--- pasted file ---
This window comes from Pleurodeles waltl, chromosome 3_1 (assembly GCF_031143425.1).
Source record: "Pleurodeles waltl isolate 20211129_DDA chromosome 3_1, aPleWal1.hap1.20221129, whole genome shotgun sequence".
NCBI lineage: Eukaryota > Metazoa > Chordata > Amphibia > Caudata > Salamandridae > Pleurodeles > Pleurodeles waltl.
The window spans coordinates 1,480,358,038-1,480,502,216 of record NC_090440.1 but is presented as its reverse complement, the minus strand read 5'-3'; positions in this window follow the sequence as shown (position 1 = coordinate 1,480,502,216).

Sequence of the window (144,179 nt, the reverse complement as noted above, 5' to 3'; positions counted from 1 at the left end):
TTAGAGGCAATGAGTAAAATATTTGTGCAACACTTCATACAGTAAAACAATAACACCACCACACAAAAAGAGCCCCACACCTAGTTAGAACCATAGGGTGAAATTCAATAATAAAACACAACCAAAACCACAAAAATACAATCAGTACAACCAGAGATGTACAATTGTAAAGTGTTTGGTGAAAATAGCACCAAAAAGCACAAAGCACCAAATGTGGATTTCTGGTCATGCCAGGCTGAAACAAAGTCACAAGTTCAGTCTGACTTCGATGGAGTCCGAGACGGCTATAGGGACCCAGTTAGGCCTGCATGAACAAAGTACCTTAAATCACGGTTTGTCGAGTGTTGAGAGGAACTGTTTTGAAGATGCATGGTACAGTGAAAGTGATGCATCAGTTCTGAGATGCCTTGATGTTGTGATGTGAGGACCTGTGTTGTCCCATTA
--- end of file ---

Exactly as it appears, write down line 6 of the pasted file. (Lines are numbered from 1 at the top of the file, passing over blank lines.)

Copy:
TTAGAGGCAATGAGTAAAATATTTGTGCAACACTTCATACAGTAAAACAATAACACCACCACACAAAAAGAGCCCCACACCTAGTTAGAACCATAGGGTGAAATTCAATAATAAAACACAACCAAAACCACAAAAATACAATCAGTACAACCAGAGATGTACAATTGTAAAGTGTTTGGTGAAAATAGCACCAAAAAGCACAAAGCACCAAATGTGGATTTCTGGTCATGCCAGGCTGAAACAAAGTCACAAGTTCAGTCTGACTTCGATGGAGTCCGAGACGGCTATAGGGACCCAGTTAGGCCTGCATGAACAAAGTACCTTAAATCACGGTTTGTCGAGTGTTGAGAGGAACTGTTTTGAAGATGCATGGTACAGTGAAAGTGATGCATCAGTTCTGAGATGCCTTGATGTTGTGATGTGAGGACCTGTGTTGTCCCATTA